“Can you tell me where my country lies?” said the unifaun to his true love’s eyes.”
These enigmatic lyrics are the first line from the song, ‘Dancing with the Moonlit Knight’, a track on the 1971 Genesis album ‘Selling England by the Pound’. (A personal favourite of mine, it has accompanied me for most of my adult life.)
My influences, as a fantasy author, are many and varied, and are just as likely to come from art, music, or popular culture as they are to come from any literary or imagined source. This particular song lyric has always intrigued me. Images of folklore and faerie abound in the early prog-rock music of bands such as Genesis. But what on earth is a unifaun and where did it come from? As far as I’m aware there is no unifaun in any existing story or traditional folk tale. I have always assumed that the lyricist (Peter Gabriel) was simply playing with words, and brought together, unicorn and faun to create a new word of his own making: unifaun. It’s a wonderful creation which has stayed with me ever since I first heard the song. As a fantasy author, I have been waiting for the day when I might include a unifaun in one of my fantasy worlds, and that is why you will find unifauns in GRAYNELORE…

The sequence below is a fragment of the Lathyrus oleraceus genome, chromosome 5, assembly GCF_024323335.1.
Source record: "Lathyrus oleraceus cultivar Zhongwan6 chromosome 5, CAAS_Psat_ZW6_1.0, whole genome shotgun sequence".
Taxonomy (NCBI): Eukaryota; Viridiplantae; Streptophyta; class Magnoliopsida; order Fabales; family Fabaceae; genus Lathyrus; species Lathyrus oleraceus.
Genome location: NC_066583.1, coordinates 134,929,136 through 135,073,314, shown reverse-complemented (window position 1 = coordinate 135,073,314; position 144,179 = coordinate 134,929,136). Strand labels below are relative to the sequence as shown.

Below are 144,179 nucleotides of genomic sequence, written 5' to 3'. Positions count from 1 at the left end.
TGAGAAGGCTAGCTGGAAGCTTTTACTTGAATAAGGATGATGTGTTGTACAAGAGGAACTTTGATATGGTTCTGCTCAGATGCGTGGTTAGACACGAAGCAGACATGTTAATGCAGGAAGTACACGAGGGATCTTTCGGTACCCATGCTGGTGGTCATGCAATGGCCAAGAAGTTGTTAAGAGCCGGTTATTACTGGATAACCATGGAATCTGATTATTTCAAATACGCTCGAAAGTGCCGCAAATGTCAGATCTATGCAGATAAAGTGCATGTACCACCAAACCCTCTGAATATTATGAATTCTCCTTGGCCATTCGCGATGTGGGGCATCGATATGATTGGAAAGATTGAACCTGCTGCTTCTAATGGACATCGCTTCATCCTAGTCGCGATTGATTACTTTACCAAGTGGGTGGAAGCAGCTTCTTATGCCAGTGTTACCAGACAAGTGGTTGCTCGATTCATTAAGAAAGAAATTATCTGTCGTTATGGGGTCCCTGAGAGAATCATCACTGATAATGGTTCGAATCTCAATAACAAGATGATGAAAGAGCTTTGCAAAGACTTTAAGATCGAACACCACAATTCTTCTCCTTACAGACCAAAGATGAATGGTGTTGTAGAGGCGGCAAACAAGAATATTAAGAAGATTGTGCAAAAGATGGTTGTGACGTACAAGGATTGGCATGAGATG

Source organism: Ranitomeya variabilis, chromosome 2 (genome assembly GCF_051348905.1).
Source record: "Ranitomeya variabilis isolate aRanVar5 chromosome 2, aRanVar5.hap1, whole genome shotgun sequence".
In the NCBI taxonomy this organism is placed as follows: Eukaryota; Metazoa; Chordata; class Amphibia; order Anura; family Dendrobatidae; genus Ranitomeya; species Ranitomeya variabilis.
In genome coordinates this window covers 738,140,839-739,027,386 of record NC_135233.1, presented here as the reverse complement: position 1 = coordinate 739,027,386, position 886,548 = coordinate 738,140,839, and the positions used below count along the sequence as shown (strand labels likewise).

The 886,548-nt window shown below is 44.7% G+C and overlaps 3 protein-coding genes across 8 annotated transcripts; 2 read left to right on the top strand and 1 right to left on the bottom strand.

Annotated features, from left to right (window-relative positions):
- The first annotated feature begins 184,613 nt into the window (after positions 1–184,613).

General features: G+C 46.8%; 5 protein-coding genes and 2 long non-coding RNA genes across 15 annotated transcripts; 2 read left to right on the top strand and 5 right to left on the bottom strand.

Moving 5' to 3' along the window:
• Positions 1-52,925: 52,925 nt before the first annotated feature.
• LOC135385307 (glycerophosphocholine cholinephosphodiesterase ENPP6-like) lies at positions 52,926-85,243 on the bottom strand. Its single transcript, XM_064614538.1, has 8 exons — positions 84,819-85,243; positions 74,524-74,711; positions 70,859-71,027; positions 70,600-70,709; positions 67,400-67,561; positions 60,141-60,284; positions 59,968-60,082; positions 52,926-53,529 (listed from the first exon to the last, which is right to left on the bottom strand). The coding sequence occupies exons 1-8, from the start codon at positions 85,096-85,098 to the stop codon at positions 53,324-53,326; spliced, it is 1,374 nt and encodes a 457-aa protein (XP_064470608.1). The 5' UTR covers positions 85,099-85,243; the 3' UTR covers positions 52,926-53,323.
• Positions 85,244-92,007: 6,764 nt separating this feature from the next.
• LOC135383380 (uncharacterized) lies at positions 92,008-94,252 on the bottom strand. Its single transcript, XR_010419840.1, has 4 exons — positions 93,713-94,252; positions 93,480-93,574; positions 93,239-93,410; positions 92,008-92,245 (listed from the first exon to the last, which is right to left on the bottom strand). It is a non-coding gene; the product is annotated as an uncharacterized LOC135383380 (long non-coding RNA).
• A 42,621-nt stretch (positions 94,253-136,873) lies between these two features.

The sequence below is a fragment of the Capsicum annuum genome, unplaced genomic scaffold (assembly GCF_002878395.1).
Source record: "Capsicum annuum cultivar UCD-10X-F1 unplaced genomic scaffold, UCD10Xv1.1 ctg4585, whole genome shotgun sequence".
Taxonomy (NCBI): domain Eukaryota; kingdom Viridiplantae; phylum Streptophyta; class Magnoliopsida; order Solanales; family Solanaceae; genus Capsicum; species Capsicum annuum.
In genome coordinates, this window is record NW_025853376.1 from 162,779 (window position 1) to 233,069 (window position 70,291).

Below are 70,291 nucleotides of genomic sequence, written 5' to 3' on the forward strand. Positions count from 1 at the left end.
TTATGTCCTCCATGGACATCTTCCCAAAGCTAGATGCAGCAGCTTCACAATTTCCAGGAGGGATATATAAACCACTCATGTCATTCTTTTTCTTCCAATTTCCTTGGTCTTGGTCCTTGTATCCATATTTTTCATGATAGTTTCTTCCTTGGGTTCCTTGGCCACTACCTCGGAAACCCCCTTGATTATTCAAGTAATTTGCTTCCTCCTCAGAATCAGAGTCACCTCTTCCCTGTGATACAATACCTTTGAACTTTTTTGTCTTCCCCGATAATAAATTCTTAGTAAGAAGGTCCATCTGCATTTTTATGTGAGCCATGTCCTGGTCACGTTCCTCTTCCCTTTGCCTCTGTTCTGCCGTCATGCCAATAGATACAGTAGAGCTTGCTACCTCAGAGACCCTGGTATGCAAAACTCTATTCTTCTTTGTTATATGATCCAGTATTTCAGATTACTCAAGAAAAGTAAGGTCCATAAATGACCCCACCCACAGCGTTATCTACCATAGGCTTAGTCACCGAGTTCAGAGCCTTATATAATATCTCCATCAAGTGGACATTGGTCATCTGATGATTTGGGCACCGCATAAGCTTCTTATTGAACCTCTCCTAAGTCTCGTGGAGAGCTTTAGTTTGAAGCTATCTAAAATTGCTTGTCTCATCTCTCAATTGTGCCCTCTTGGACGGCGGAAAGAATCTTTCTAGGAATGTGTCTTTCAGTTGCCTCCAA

In fact, two of my most favourite characters in GRAYNELORE are my unifauns; Sunfast and Fortuna. They are glorious fey creatures, who, in human form, are sensual beauties in the extreme. Instinctively a pair, in their natural state they have cloven hooves, a main of finely braided goat’s hair, and a single golden horn. Their story – not to give too much away – is poignant, and essential to the central plot of the book.
GRAYNELORE, published by HarperVoyager. Available from: